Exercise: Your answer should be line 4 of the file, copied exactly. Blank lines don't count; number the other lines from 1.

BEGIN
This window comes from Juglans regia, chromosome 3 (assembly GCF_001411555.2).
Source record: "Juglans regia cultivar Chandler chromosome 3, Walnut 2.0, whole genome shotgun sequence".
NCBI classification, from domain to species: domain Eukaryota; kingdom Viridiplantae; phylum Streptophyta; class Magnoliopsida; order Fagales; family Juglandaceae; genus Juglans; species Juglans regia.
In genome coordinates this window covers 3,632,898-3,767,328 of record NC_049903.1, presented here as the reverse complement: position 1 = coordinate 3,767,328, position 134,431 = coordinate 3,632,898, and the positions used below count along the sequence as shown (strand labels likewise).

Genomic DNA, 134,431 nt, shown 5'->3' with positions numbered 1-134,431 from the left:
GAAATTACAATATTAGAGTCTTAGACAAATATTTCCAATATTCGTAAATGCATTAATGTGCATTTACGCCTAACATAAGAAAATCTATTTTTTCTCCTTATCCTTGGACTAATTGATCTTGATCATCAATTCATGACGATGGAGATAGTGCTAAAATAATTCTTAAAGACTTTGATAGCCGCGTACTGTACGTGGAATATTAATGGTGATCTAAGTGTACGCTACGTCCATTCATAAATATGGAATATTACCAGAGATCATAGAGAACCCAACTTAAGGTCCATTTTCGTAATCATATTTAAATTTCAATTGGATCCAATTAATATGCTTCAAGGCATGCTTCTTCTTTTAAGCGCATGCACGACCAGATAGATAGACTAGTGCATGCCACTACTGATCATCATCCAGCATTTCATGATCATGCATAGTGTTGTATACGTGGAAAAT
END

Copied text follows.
In genome coordinates this window covers 3,632,898-3,767,328 of record NC_049903.1, presented here as the reverse complement: position 1 = coordinate 3,767,328, position 134,431 = coordinate 3,632,898, and the positions used below count along the sequence as shown (strand labels likewise).